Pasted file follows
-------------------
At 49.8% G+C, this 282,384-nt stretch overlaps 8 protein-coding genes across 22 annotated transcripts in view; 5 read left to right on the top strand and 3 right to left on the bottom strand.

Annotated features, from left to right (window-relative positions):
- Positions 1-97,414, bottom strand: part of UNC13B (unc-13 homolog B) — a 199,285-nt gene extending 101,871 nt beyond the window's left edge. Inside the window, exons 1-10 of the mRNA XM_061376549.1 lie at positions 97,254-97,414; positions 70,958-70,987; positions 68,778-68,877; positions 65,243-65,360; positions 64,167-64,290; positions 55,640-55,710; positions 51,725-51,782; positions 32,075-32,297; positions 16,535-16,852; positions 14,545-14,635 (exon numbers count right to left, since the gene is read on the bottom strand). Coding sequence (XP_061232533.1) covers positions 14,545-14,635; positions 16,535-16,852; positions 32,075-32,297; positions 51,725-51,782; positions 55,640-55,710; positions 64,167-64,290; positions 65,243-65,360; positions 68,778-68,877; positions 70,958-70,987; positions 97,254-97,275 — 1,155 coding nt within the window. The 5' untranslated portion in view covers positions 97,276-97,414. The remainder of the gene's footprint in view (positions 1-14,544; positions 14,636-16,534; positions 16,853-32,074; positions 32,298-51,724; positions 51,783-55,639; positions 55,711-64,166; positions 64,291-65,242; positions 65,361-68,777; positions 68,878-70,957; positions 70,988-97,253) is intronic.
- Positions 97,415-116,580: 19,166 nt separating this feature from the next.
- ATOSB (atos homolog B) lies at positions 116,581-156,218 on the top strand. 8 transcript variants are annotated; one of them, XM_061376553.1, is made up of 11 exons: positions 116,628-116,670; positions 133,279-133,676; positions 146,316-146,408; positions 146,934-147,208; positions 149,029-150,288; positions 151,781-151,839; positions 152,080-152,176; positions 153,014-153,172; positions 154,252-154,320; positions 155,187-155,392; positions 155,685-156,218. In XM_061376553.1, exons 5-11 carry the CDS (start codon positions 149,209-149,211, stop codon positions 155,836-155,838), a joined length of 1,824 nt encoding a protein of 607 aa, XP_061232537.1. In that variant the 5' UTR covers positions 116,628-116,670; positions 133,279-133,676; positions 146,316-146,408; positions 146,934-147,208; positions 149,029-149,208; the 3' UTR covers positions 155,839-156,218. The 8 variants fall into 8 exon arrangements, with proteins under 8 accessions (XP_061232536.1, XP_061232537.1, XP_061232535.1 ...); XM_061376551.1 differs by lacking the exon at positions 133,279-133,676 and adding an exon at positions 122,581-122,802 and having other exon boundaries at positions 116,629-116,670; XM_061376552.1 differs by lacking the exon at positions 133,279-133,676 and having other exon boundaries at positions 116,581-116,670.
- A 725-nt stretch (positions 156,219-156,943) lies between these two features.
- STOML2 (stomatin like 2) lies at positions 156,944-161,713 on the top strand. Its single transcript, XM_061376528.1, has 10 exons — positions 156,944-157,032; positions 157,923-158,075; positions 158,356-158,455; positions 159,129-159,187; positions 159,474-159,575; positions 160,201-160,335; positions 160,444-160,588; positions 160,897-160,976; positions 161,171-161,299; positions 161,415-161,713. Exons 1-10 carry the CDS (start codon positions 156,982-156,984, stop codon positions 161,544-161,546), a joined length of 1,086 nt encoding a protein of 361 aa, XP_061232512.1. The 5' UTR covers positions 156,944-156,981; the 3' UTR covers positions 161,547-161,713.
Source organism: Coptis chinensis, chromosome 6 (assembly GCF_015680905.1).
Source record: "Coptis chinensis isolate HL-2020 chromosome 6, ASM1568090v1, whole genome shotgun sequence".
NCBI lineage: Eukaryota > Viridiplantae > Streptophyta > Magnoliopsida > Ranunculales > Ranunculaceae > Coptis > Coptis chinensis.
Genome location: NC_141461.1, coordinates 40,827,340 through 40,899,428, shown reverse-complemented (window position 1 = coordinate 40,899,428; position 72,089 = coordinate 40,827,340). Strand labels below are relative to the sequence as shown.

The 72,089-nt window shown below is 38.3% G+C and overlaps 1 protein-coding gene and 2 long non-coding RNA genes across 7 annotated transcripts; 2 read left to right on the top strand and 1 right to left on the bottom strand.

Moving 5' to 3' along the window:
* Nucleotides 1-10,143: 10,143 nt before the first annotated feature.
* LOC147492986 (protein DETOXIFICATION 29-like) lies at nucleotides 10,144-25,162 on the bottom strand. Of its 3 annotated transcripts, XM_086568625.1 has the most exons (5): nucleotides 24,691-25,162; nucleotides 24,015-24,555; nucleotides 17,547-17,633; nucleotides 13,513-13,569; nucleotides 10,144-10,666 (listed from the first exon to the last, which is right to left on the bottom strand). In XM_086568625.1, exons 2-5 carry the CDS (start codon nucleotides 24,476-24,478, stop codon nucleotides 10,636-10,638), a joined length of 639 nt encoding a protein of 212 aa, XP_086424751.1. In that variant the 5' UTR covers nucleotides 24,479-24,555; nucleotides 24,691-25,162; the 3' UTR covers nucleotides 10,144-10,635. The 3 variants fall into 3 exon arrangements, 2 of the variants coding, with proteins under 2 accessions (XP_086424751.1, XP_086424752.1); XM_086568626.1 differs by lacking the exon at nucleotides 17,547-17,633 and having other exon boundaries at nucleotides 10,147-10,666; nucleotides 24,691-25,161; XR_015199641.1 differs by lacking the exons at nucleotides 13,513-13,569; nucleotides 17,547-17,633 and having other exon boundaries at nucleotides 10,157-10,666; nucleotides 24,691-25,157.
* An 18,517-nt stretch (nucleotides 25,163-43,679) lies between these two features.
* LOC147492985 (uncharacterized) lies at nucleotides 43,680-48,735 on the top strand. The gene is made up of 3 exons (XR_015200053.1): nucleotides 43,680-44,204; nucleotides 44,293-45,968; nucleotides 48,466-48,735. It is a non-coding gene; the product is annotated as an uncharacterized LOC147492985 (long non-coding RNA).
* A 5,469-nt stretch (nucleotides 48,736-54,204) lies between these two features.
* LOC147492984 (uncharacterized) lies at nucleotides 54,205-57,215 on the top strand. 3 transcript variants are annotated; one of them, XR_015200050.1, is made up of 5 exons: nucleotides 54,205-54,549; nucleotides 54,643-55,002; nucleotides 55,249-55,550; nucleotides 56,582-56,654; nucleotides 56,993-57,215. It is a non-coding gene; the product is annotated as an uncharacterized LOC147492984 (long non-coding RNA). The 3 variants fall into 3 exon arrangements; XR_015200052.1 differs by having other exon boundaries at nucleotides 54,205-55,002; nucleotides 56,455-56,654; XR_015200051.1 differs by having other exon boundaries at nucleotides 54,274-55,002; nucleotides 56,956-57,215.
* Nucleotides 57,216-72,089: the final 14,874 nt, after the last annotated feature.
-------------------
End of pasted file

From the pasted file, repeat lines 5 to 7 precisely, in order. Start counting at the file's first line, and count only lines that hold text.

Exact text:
- ATOSB (atos homolog B) lies at positions 116,581-156,218 on the top strand. 8 transcript variants are annotated; one of them, XM_061376553.1, is made up of 11 exons: positions 116,628-116,670; positions 133,279-133,676; positions 146,316-146,408; positions 146,934-147,208; positions 149,029-150,288; positions 151,781-151,839; positions 152,080-152,176; positions 153,014-153,172; positions 154,252-154,320; positions 155,187-155,392; positions 155,685-156,218. In XM_061376553.1, exons 5-11 carry the CDS (start codon positions 149,209-149,211, stop codon positions 155,836-155,838), a joined length of 1,824 nt encoding a protein of 607 aa, XP_061232537.1. In that variant the 5' UTR covers positions 116,628-116,670; positions 133,279-133,676; positions 146,316-146,408; positions 146,934-147,208; positions 149,029-149,208; the 3' UTR covers positions 155,839-156,218. The 8 variants fall into 8 exon arrangements, with proteins under 8 accessions (XP_061232536.1, XP_061232537.1, XP_061232535.1 ...); XM_061376551.1 differs by lacking the exon at positions 133,279-133,676 and adding an exon at positions 122,581-122,802 and having other exon boundaries at positions 116,629-116,670; XM_061376552.1 differs by lacking the exon at positions 133,279-133,676 and having other exon boundaries at positions 116,581-116,670.
- A 725-nt stretch (positions 156,219-156,943) lies between these two features.
- STOML2 (stomatin like 2) lies at positions 156,944-161,713 on the top strand. Its single transcript, XM_061376528.1, has 10 exons — positions 156,944-157,032; positions 157,923-158,075; positions 158,356-158,455; positions 159,129-159,187; positions 159,474-159,575; positions 160,201-160,335; positions 160,444-160,588; positions 160,897-160,976; positions 161,171-161,299; positions 161,415-161,713. Exons 1-10 carry the CDS (start codon positions 156,982-156,984, stop codon positions 161,544-161,546), a joined length of 1,086 nt encoding a protein of 361 aa, XP_061232512.1. The 5' UTR covers positions 156,944-156,981; the 3' UTR covers positions 161,547-161,713.